A challenge with Tremè is that since the story lines and characters are so well-developed and inter-related, I think it would be impossible to jump into Season Two without investing the time to watch Season One first (and maybe even visit the Crescent City, which we were able to do in March, to get your bearings) – there would just be too much one would miss. Also, even if you have watched Season One (in my case, three times for most of the episodes), you really need to concentrate on the program to keep track of all of the threads. This is not a program you can just have on while doing something else and expect to keep up.
Happily, last night’s episode is already on Comcast On-Demand and I expect to watch it a second time this evening to try and catch at least a few of the things I missed the first time through. There are also a couple of sites I have come across which I would recommend checking out for some useful background AFTER you have watched an episode. First, Dave Walker, who writes for The Times-Picayune, has a very helpful weekly “Tremè Explained” column which, as the title suggests, provides a in-depth explanation of many of the subjects, places, food, music, etc. appearing in that week’s episode. Here’s just one tidbit from his column about last night’s episode:
“The youngster practicing the trumpet is Jaron "Bear" Williams, who is a member of The Roots of Music marching band, and will be featured in Richard Barber's upcoming documentary about the recovery of school music programs in New Orleans, ‘The Whole Gritty City.’”
One thing I love about Tremè is that it so full of detail that it provides a platform from which you can jump off to pursue threads running in many directions, as well as to identify NOLA organizations which deserve continuing support.
The second site I have come across is the Watching Tremè blog which also includes a great deal of information and links to other sites.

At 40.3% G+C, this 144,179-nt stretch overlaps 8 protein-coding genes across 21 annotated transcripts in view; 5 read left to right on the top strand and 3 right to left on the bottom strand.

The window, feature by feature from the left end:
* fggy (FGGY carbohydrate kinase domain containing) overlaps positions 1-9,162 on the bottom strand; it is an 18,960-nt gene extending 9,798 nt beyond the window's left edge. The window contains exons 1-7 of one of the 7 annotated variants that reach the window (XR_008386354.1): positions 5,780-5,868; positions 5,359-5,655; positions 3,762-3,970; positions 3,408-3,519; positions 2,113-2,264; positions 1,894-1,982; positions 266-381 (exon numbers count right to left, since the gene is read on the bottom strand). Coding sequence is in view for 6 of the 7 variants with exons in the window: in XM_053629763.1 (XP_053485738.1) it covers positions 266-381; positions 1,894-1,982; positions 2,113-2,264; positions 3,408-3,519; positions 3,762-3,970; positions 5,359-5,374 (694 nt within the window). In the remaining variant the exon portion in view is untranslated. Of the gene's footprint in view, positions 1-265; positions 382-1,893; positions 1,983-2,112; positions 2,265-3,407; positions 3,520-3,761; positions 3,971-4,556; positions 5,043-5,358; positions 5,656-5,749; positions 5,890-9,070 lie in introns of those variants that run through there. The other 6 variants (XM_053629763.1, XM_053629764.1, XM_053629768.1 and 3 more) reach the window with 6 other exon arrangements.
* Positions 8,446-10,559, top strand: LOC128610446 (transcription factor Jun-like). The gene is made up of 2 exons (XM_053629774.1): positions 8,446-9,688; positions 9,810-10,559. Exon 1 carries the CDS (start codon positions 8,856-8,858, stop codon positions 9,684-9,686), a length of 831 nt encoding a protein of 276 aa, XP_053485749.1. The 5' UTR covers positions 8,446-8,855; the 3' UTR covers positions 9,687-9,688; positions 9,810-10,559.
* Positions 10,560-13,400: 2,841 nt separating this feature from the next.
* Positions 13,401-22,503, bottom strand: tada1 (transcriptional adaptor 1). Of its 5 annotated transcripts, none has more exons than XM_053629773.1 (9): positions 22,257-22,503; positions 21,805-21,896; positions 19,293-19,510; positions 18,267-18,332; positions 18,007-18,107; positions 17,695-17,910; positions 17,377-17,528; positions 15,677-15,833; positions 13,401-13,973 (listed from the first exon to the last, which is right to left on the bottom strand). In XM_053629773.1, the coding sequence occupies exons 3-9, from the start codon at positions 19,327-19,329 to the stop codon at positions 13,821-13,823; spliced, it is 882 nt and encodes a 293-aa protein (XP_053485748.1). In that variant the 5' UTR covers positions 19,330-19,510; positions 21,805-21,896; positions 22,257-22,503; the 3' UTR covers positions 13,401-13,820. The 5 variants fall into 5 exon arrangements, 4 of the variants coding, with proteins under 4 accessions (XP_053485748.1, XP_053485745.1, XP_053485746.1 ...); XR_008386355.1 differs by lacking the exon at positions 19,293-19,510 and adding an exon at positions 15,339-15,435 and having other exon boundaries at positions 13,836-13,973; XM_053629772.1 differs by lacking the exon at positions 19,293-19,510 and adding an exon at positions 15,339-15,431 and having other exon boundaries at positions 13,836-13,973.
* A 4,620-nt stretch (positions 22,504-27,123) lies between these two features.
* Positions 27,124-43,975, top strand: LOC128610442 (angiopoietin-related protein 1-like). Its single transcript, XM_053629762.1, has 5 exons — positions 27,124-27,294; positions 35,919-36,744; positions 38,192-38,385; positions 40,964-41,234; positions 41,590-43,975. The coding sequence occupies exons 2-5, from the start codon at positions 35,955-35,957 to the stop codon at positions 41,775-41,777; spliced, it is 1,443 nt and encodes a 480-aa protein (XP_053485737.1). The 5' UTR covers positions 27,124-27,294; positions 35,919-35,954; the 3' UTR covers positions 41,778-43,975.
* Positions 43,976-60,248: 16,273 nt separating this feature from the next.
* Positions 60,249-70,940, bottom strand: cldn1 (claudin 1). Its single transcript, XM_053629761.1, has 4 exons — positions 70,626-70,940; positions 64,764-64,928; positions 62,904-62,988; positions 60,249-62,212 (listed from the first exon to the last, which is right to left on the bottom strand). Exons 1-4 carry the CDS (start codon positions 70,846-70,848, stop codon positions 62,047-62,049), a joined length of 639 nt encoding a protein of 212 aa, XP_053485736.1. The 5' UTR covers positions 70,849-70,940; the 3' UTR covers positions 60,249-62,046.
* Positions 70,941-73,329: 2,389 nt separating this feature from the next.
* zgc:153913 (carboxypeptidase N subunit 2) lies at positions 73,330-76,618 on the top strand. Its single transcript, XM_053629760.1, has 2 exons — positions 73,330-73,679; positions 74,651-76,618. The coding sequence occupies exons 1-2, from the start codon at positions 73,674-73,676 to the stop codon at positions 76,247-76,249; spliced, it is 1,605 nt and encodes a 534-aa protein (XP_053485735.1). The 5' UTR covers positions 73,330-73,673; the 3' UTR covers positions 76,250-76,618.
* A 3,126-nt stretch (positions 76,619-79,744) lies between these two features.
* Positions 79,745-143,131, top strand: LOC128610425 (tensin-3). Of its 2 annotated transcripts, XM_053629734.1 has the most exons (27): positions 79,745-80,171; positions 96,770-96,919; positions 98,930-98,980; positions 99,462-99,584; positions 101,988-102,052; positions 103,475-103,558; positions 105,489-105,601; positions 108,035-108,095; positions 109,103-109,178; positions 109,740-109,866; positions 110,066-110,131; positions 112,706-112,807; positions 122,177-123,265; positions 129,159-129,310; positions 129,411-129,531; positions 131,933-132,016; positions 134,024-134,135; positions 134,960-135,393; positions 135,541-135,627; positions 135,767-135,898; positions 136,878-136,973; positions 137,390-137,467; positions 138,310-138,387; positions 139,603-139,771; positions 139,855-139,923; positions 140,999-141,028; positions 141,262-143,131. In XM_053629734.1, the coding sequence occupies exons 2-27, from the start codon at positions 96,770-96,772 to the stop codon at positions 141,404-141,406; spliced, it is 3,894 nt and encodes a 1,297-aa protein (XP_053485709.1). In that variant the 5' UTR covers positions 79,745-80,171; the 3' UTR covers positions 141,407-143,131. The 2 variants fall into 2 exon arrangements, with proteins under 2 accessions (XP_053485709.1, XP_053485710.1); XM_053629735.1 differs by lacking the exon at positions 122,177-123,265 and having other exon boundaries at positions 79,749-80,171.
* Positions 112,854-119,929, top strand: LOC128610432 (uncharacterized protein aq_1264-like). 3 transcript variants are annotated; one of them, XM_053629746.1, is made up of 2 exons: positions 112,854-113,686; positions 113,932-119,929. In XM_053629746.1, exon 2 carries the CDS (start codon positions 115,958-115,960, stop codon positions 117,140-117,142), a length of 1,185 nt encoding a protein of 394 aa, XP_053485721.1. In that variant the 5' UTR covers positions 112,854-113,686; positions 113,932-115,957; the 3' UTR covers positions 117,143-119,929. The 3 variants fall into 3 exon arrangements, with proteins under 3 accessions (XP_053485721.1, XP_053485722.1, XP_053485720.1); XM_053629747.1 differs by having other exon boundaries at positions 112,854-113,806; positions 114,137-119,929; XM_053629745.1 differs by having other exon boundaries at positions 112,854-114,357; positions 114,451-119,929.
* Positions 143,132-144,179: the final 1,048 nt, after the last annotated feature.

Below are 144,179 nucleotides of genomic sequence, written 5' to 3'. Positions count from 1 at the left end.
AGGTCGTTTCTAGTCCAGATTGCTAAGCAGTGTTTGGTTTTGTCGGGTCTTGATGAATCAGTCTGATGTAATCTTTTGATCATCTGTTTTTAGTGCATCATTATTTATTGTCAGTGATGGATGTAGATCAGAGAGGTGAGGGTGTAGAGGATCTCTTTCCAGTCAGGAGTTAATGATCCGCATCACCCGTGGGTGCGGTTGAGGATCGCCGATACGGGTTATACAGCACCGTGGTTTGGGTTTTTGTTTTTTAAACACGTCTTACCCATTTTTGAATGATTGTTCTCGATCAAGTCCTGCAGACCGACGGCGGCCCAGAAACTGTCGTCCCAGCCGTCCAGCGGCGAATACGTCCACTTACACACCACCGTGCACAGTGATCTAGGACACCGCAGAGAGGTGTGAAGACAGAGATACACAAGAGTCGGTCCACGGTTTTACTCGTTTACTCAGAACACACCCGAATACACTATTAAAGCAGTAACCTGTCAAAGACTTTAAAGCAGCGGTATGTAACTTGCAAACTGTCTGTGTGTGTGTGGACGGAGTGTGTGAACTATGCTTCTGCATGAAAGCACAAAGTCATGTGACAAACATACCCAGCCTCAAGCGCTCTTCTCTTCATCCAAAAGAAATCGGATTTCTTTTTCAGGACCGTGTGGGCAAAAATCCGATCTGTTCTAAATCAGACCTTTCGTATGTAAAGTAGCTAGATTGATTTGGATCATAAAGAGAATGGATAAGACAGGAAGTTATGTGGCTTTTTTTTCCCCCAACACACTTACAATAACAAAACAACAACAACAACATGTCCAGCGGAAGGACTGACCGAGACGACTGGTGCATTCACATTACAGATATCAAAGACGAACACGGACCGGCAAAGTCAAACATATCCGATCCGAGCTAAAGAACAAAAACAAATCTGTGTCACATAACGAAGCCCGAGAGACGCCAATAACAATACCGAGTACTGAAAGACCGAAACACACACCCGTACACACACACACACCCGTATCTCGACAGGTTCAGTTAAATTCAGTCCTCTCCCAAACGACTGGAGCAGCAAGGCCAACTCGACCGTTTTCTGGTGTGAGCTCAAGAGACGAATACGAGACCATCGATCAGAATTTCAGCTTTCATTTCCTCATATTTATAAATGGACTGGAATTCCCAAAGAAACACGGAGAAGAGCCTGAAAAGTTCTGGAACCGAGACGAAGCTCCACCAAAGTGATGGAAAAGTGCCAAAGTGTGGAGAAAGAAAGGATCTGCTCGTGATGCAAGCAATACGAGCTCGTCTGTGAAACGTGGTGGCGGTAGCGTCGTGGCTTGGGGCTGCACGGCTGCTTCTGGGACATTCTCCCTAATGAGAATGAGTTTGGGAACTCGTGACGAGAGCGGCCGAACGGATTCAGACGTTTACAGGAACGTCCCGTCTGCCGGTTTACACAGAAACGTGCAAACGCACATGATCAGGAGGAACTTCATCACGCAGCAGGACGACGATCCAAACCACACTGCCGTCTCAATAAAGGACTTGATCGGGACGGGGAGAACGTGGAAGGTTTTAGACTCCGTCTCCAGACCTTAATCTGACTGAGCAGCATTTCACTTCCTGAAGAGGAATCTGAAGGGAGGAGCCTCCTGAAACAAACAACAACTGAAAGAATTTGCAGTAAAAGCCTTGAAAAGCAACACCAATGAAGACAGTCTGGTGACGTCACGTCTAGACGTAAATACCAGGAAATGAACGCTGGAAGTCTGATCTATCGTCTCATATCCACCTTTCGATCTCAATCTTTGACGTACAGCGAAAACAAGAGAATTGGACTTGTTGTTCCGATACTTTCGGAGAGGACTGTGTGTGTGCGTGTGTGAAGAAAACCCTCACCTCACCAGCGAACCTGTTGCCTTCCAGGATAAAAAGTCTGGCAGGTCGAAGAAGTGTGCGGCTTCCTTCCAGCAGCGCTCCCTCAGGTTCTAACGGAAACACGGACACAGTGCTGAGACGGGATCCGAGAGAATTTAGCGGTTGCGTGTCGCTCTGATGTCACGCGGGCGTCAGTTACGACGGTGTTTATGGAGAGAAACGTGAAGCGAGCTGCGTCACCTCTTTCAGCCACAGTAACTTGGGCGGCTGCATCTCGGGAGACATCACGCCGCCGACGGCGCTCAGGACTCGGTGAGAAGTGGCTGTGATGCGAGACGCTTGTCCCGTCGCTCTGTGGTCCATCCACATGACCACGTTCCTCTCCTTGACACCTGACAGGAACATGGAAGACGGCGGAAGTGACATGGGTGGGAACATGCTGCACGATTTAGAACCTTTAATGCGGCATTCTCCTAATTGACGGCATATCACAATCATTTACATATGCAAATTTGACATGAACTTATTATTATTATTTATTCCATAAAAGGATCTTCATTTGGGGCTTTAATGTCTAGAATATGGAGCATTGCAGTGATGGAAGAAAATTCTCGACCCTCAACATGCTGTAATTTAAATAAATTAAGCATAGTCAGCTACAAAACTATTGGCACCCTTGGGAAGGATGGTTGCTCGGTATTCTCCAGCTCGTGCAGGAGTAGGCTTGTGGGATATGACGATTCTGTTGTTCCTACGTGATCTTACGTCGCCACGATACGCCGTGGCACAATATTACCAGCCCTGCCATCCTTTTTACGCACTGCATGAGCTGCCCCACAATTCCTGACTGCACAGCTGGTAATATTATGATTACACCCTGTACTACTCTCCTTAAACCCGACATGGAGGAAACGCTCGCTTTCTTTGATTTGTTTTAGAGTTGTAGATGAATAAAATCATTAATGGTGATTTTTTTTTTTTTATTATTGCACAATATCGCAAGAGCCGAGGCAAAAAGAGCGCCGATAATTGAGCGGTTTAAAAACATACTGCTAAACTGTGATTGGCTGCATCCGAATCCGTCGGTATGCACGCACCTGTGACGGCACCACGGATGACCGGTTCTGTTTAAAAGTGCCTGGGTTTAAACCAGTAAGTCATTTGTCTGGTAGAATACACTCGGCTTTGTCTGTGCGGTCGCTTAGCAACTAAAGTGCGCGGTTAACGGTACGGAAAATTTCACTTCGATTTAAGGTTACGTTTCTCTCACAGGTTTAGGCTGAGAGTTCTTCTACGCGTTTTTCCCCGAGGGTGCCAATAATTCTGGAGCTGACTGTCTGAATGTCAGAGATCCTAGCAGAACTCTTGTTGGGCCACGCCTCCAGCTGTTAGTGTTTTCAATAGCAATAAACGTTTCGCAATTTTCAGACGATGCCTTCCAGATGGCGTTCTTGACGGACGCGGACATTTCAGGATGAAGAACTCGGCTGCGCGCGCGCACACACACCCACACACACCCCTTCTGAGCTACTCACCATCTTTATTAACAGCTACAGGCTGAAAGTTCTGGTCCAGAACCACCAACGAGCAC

The third site is the Inside Tremè blog of Lolis Eric Elie, a NOLA native and friend who, among other related accomplishments, has written for the Tremè series and produced the excellent “Faubourg Tremè” documentary which provides yet further insight into the city and series.
Finally, like many others, I have found the music from the series captivating and it has led me to explore some genres and performers with which I previously had little experience (I even downloaded last night “From the Corner to the Block” performed by Galactic and the Dirty Dozen Brass band (also featuring Juvenile) after watching their Episode 1 performance filmed at Tipitina’s).
iTunes is also now offering a series of music videos featuring performers who have appeared on the series – my favorites so far have been John Boutté’s "At the Foot of Canal Street" and “Homage A Poullard” performed by the Pine Leaf Boys with Lucia Micarelli (who plays Annie Tee in the series).
The Music of Tremè site is one of the best I found which provides detailed information about all music (even the many fragments) heard on the series. For the moment it just covers the episodes in the 1st season, although I assume they will keep it up for Season Two as well.
Finally, for your daily music NOLA music fix, there is nothing like WWOZ – a really entertaining station which you can stream on your computer either directly or via iTunes. Also, if you have some time, Jazz Fest in NOLA is just starting.
If there are any other Tremè fans out there, I would welcome any suggestions of resources you may have found to enhance your viewing experience. In the meantime, laissez les bons temps rouler.